(b) Nothing in this section shall be construed to prevent the transmission in interstate or foreign commerce of information for use in news reporting of sporting events or contests, or for the transmission of information assisting in the placing of bets or wagers on a sporting event or contest from a State or foreign country where betting on that sporting event or contest is legal into a State or foreign country in which such betting is legal.
18 U.S.C. § 1084(b).
Accordingly, it has been held that this law does not apply to pari-mutuel betting lawful under state law, as in the instant case. See United States v. Donaway, 447 F.2d 940, 944 (9th Cir. 1971). Pari-mutuel horserace betting, contemplated in the proposal in question in this opinion, is permitted in both Connecticut (Conn. Gen. Stat. § 12-572) and, your staff advises, at the Australian tracks in issue in this opinion.
Nor does the Interstate Horseracing Act of 1978 apply. That statute prohibits interstate off-track betting absent, inter alia, the agreement of the effected horseracing association and horsemen's group. 15 U.S.C. § 3004.5 The law creates a private cause of action for damages in favor of the host racing association, horsemen's group and State. 15 U.S.C. §§ 3005, 3006. This law is not applicable either because it applies only to interstate off-track wagers. "Interstate off-track wager" is defined in the Act as "a legal wager placed or accepted in one State with respect to the outcome of a horserace taking place in another state" 15 U.S.C. § 3002(3) (Emphasis added). "State" means each State of the United States, the District of Columbia, the Commonwealth of Puerto Rico, and any territory or possession of the United States. 15 U.S.C. § 3002(2). The emphasized portion of the definition demonstrates that the Act applies only to horseraces conducted in a State, and Australia is not a State as defined by the Act. Regulation of international off-track betting is otherwise left to state law. Atlantic City Racing Ass'n. v. Attorney General of the State, 189 N.J. Super. 549, 555, 461 A.2d 178 (1983), aff'd, 198 N.J. Super. 247, 486 A.2d 1261 (1983), rev'd. on other grounds, 98 N.J. 535, 489 A.2d 165 (1985) (no preemption).
Our conclusions regarding these federal laws are not necessarily the final disposition of the questions in all contexts. These topics are subject to federal agency jurisdiction and court disposition which may reach a contrary result in any given context or challenge. Also, the law in this area is rapidly evolving, and this Office does not have criminal jurisdiction in this area. Conn. Gen. Stat. § 3-125. Consequently, any approval issued by your agency should be expressly contingent on compliance with applicable state and federal law and any applicable future legal determinations over which your agency, and this Office, have no power to resolve in advance.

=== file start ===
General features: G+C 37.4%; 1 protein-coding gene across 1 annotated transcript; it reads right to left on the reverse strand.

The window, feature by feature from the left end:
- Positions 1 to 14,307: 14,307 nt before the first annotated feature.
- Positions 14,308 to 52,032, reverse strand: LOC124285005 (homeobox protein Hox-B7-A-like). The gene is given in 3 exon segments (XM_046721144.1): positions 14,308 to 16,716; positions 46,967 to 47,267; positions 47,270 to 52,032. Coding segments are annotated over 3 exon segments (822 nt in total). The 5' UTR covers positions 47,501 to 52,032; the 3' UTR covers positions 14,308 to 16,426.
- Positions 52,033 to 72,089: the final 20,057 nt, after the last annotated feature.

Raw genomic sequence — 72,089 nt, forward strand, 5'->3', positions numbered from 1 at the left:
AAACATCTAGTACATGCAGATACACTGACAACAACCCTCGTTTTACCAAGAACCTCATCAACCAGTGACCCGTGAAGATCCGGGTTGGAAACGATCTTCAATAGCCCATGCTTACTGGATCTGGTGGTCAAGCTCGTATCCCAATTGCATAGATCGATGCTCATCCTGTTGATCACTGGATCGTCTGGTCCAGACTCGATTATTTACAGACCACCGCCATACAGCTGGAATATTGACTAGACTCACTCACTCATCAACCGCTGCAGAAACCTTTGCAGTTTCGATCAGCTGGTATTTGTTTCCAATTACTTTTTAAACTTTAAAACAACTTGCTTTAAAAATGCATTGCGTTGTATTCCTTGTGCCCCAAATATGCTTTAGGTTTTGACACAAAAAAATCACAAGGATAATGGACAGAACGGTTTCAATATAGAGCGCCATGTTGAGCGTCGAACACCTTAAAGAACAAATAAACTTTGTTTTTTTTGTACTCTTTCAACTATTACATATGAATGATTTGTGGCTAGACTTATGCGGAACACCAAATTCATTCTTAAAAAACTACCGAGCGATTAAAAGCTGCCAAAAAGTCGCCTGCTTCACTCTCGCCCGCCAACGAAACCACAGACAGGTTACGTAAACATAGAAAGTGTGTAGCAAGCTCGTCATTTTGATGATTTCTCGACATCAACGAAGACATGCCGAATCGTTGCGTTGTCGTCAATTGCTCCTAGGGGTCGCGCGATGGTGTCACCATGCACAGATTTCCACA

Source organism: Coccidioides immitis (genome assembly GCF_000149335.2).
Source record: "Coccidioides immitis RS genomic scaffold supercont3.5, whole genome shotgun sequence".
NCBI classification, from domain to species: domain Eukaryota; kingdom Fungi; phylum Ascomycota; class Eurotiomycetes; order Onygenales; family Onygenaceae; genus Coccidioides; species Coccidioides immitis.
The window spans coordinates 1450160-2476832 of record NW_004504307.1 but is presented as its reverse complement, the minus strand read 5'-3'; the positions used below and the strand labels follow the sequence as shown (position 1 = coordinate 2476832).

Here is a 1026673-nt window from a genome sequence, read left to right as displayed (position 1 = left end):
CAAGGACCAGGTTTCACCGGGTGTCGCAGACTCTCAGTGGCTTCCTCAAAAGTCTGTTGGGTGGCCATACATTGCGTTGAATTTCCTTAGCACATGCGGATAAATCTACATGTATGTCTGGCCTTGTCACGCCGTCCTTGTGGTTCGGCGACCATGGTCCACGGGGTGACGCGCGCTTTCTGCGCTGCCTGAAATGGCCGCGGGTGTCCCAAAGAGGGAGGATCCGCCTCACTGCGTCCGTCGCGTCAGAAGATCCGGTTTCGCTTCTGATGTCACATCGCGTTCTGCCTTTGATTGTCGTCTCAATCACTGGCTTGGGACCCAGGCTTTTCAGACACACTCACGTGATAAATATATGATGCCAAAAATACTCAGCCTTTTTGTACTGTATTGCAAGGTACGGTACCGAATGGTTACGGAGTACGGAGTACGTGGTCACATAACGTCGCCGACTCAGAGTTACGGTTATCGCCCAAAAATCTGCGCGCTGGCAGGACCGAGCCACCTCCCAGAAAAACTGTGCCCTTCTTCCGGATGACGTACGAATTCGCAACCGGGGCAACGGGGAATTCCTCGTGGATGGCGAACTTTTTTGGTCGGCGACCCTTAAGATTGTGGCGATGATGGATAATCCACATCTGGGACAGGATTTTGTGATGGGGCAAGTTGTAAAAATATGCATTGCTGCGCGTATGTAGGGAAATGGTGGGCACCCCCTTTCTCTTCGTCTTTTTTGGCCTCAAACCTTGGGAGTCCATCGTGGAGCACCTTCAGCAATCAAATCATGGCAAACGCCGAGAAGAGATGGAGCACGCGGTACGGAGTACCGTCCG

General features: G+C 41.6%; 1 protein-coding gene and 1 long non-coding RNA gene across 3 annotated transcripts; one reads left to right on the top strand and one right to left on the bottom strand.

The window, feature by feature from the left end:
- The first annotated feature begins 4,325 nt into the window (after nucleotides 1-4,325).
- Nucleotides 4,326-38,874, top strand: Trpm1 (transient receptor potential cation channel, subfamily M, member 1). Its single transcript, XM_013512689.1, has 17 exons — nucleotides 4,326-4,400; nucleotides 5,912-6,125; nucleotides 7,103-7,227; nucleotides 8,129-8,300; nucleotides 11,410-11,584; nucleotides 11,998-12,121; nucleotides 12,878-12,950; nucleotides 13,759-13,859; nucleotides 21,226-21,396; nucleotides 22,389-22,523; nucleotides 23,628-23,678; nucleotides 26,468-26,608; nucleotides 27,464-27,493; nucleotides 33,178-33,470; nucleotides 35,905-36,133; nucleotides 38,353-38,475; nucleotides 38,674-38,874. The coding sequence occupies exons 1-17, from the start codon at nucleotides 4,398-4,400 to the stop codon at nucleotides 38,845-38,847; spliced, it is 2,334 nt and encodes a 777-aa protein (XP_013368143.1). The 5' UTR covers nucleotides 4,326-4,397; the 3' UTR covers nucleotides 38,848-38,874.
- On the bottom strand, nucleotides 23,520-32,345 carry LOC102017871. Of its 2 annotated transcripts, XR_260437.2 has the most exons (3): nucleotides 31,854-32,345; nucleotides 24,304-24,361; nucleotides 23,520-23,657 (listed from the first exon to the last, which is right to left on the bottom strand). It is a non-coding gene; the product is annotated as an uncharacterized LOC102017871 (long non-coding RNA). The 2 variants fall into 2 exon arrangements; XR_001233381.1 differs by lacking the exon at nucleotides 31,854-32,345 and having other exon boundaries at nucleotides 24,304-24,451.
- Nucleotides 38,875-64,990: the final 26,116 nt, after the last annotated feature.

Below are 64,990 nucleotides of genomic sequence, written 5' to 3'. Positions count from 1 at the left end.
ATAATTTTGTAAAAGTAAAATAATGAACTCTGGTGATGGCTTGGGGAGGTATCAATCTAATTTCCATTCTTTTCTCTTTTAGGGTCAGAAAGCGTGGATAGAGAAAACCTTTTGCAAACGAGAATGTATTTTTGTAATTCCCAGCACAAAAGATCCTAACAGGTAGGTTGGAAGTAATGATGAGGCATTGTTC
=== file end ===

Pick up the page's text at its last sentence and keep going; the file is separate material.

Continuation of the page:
For all of the above stated reasons, we believe that Conn. Gen. Stat. § 12-571(a) permits the international off-track betting proposed and that, in general, it is not prohibited by the Federal Wire Communication Act or Interstate Horseracing Act of 1978. Therefore, the contract may be conditionally approved by you and the Gaming Policy Board if it is found to be otherwise acceptable.
Very truly yours,
Robert F. Vacchelli
Assistant Attorney General
1 Conn. Gen. Stat. § 12-571(a) provides:
(a) The executive director of the Division of Special Revenue shall enter into negotiations with a person or business organization for the award of a contract of sale of the off-track betting system including, but not limited to, the assets and liabilities of the system and the right to operate the system. Such contract of sale shall authorize the purchaser of the system to establish and conduct a system of off-track betting on races held within or without the state pursuant to the provisions of this chapter. All proceeds derived from such sale shall be deposited as provided in section 39 of public act 93-332. Until the effective date of transfer of ownership of the off-track betting system, the executive director shall establish and conduct systems of off-track betting on races held within or without the state pursuant to the provisions of this chapter. It is hereby declared that off-track betting on races conducted under the administration or regulatory authority of the division in the manner and subject to the conditions of this chapter shall be lawful notwithstanding the provisions of any other law, general, special or municipal, including any law prohibiting or restricting lotteries, bookmaking or any other kind of gambling, it being the purpose of this chapter to derive from such betting, as authorized by this chapter, a reasonable revenue for the support of state government and to prevent and curb unlawful bookmaking and illegal betting on races.